Israel was created out of the Ottoman Empire and the conquering of the Palestinian terretories. The existence of large Arab nation states from the Maghreb to the Levant has since represented a potential threat to Israel which should be neutralised when opportunities arise.

    This line of thinking was at the heart of David Ben Gurion’s policies in the 1950s which sought to exacerbate tensions between Christians and Muslims in the Lebanon for the fruits of acquiring regional influence by the dismembering the country and the possible acquisition of additional territory.

    The Christians are now being systematically targeted for genocide in Syria according to Vatican and other sources with contacts on the ground among the besieged Christian community.

    According to reports by the Vatican’s Fides News Agency collected by the Centre for the Study of Interventionism, the US-backed Free Syrian Army rebels and ever more radical spin-off factions are sacking Christian churches, shooting Christians dead in the street, broadcasting ultimatums that all Christians must be cleansed from the rebel-held villages, and even shooting priests.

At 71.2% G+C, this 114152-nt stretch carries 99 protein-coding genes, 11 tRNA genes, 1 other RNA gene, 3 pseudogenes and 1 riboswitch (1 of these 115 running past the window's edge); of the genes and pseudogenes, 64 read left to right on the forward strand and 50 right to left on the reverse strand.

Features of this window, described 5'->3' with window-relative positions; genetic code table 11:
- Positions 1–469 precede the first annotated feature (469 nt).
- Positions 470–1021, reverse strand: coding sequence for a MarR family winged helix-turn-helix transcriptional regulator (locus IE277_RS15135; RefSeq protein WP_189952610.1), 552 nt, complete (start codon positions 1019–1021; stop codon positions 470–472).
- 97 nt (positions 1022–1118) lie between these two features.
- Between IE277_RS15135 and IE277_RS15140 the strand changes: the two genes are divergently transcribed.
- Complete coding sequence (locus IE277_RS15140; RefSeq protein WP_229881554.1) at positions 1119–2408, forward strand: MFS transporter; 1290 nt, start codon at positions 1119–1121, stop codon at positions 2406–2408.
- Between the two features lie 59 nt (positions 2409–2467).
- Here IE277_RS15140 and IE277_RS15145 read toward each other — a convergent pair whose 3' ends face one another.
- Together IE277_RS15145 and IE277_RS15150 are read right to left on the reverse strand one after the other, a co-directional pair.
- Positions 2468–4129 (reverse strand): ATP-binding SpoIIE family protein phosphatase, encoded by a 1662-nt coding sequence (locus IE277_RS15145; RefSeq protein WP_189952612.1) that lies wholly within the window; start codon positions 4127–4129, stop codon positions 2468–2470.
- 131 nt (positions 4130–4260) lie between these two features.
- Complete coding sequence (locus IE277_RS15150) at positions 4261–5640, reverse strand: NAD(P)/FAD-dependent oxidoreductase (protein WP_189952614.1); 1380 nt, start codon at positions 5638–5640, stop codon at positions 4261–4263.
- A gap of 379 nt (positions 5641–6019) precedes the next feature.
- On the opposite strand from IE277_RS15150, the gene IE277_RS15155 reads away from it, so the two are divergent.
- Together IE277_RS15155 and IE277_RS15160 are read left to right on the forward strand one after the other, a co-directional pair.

It is now time that the genocide against the Pontic Greeks, Assyrians and Armenians is being recognized, that the Israeli occupation, settlements and violence against the Palestinians stop, and that the various minorities in the area start to live their lifes in peace – without violence and threats from majority populations, or from the West, and then specificially from the US.

    War in the Fertile Crescent
    https://aratta.wordpress.com/2013/11/13/war-in-the-fertile-crescent

    Everyone is free to use the text on this blog as they want. There is no copyright etc. This because knowledge is more important than rules and regulations.

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On the Origin of Baklava

Posted by Sjur Cappelen Papazian on January 15, 2020

Reality show star Kourtney Kardashian posted a photo of pakhlava (baklava), one of the most famous and exquisite dishes of Armenian cuisine, on her Instagram page.”Homemade Armenian Pakhlava”, wrote Kourtney Kardashian.

According to Ermenihaber, this post has angered Turk users. They wrote various comments under the photo. Here are some of the comments: “Pakhlava is our red line. Don’t go overboard”. “Pakhlava is ours, ours will remain”.

Pakhlava is one of the most famous and exquisite dishes of Armenian and eastern cuisine. In Armenia, there are several widespread variations of pakhlava, including Yerevan and Gavar.